22 Aug

The past few weeks have seen the crew of Tango rushing to install upgrades to make her ready for the grand adventure that is fast approaching. Our bank account has been hemorrhaging as we have made some major purchases as of late. One will help us to generate our own electricity and the other will help us to “see” other vessels, objects, or land masses so that we don’t collide with any of them.

Solar Panels  –  We purchased two Kyocera 245 watt solar panels that we installed on our new stern arch. (Wait…that’s another major purchase…eghads!) Robin did a masterful job of designing an aluminum frame which holds the panels in place. They are sturdy and, as of this writing, still in place! The real test will come into play when we take Tango out in nasty weather, but I think the arch is sound and will perform well.

We spent the majority of last weekend putting the frame together and hoisting both the frame and the panels to the top of our arch and securing them in place. Thanks to Bob and “brother of Bob” aboard “Wake Me” who helped us with the stressful task of lifting a thousand dollars worth of glass and metal over the murky waters of the bay. It was quite a sight to be sure.

In a nutshell here is how the solar panels will work. On sunny days they will capture the solar energy and send 480 watts of electricity to a computerized controller that regulates the current into the appropriate voltage/amperage to charge our house batteries. What is a house battery you ask? A house battery (we have two) powers all of the things we need to live a somewhat normal life aboard Tango. Things like navigational instruments, radios, radar, and our refrigerator run off the 12 volt house batteries. Our TV, PS3, laptops, blenders, etc. run off of the house batteries as well but, because they use AC power, they must be run off of our inverter which turns the 12 volt into 110 volt AC. The pictures below will illustrate this process much better I think.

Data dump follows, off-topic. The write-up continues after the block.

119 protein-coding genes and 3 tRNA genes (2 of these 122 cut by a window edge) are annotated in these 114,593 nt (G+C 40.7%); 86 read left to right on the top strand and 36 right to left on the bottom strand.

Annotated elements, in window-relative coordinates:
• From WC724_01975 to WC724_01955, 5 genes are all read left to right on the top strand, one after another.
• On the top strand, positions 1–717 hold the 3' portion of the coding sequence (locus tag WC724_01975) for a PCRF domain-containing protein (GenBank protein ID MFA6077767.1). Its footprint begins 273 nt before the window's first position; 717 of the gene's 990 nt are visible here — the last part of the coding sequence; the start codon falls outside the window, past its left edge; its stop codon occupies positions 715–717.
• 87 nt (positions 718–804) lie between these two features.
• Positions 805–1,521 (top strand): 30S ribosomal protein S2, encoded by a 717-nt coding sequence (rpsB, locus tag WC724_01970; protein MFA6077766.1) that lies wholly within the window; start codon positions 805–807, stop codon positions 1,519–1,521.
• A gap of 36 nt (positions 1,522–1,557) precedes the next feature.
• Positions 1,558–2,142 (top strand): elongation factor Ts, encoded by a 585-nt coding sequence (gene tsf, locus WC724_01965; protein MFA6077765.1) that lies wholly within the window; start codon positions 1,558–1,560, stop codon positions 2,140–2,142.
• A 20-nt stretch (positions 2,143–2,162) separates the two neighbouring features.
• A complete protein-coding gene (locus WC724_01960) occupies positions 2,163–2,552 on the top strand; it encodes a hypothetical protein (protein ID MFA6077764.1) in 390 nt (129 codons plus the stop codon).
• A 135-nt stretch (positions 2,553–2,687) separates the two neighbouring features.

Radar – The Garmin GMR 18 was our choice for being our lookout when we can’t see through the rain, fog, night, or other hindrances to visibility. The first thing that attracted us to this radar solution was the price. We don’t believe in skimping on items that directly relate to our safety but we do have a budget to adhere to and spending $6000 dollars on radar just isn’t going to happen. The other attractive feature was that it hooks directly into our Garmin 740S chart plotter with ONE Ethernet cable. Routing cables through a boat is a pain in the butt to say the least so the concept of one cable sounded great! I should back up and mention what a chart plotter is. A chart plotter is the boater’s version of the turn by turn GPS devices that many of you have in your cars.

When we are out and about the GMR 18 will “look” around our vessel for any potential things to bump into up to  a range of 36 nautical miles. We can even set up a zone around our boat and the system will let us know if an object (boat) has entered this zone. Very handy when we are anchored in a sketchy location and we want to catch a few hours of sleep. This will give us some piece of mind that we won’t be run over by a Carnival Cruise Line on its way to Barbados. That would be bad. Very bad indeed.

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